SIC 7212 Garment Pressing, and Agents for Laundries and Drycleaners


SIC 7212

This industry category includes establishments that primarily serve as agents for launderers and drycleaners. Companies in this industry may do their own pressing or finishing work but have the laundry and dry cleaning work done by others. Businesses operating their own laundry plants are classified in SIC 7211: Power Laundries, Family and Commercial, and those operating their own dry cleaning plants are classified in SIC 7216: Drycleaning Plants, Except Rug-Cleaning.



Garment Pressing and Agents for Laundries

The average work force for industry firms consisted of 13 employees. Most companies were privately owned, according to U.S. census figures. The Journal of Commerce and Commercial noted that the total dry cleaning industry was "dominated by immigrant small-business owners and families with limited means." According to U.S. government statistics, there were approximately 3,119 establishments in this category in 2002, down from 3,159 in the mid 1990s. Revenues exceeded $1.2 billion. The garment pressing and cleaners' agents industry is concentrated most heavily in the midwestern United States, with a secondary concentration in the New England states.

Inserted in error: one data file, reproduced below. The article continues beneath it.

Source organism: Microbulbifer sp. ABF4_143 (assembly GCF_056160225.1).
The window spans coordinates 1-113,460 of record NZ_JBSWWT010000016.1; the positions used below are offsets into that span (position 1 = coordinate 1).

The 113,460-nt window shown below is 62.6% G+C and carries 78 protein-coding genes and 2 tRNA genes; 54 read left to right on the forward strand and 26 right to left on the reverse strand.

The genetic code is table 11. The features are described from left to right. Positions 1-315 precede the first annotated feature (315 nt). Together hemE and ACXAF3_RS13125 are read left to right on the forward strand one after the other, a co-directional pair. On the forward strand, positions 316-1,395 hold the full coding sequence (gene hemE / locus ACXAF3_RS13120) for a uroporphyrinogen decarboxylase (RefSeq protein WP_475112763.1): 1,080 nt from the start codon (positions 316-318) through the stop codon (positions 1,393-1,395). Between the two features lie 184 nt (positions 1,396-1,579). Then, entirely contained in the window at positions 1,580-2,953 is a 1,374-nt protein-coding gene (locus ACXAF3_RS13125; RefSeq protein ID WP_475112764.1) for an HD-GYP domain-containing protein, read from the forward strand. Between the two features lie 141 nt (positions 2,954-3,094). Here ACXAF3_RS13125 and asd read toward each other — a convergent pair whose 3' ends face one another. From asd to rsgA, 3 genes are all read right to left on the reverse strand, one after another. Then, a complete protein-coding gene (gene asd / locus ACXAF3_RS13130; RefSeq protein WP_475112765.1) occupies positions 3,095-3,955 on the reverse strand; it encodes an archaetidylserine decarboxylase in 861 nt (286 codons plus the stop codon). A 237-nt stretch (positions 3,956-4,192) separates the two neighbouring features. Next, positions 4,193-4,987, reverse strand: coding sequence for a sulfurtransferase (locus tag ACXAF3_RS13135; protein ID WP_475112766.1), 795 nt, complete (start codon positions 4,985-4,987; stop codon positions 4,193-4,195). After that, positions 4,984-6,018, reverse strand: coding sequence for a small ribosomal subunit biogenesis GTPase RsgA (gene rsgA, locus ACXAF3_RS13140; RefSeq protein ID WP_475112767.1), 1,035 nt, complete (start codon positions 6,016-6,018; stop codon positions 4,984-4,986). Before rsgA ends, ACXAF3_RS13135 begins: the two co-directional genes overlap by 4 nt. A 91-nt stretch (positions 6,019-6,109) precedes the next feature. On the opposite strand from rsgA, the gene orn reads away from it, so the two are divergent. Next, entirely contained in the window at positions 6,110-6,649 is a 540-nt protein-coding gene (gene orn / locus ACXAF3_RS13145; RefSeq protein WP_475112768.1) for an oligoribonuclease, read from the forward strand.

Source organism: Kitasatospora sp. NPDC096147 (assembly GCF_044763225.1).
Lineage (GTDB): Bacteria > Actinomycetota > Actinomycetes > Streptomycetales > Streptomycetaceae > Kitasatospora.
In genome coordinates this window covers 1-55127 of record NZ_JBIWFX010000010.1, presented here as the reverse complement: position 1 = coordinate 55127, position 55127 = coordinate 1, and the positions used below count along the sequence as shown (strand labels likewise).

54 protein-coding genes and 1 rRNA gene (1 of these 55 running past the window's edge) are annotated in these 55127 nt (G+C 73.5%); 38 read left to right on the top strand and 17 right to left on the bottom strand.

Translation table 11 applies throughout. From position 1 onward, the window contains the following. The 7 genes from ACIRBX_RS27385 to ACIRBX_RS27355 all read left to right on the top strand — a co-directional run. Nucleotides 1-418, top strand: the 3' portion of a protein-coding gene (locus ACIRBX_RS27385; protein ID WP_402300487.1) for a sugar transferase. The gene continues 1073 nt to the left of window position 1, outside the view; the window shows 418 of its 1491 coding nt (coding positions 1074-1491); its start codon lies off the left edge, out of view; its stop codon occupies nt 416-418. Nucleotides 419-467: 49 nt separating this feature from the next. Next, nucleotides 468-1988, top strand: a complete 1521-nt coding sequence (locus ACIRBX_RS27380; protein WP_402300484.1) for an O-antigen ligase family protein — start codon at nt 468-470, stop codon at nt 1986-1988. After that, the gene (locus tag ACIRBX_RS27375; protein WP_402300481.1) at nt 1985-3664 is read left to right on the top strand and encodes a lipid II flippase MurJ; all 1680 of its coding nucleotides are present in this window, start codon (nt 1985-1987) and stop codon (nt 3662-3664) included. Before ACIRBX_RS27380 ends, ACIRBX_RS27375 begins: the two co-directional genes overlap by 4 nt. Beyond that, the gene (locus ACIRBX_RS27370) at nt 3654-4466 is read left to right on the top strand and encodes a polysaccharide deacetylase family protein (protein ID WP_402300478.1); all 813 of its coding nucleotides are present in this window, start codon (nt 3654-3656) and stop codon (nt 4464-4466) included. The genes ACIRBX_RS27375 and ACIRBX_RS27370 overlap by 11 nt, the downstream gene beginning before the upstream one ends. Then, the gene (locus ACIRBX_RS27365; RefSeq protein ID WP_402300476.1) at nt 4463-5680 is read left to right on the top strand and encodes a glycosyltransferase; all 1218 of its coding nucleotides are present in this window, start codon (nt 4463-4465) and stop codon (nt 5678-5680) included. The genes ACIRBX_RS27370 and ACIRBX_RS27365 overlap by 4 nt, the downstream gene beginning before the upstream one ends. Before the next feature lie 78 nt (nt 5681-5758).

In 1993, the Environmental Protection Agency (EPA) amended the Clean Air Act of 1990, adding new rules to reduce atmospheric levels of the most common dry cleaning chemical, perchloroethylene (perc). The Journal of Commerce and Commercial noted the chemical was "the most effective cleaning agent" in the industry, "but the government has identified it as a probable human carcinogen." The EPA estimated about 30 percent of U.S. drycleaners would be affected by the new regulations. Industry observers said drycleaners would have to invest at least $7,000 to meet the necessary standards, a heavy burden for many small operations.

Anticipating the implementation of the new EPA standards, chemical producers set out to find replacement substances for perc, including solvents based...

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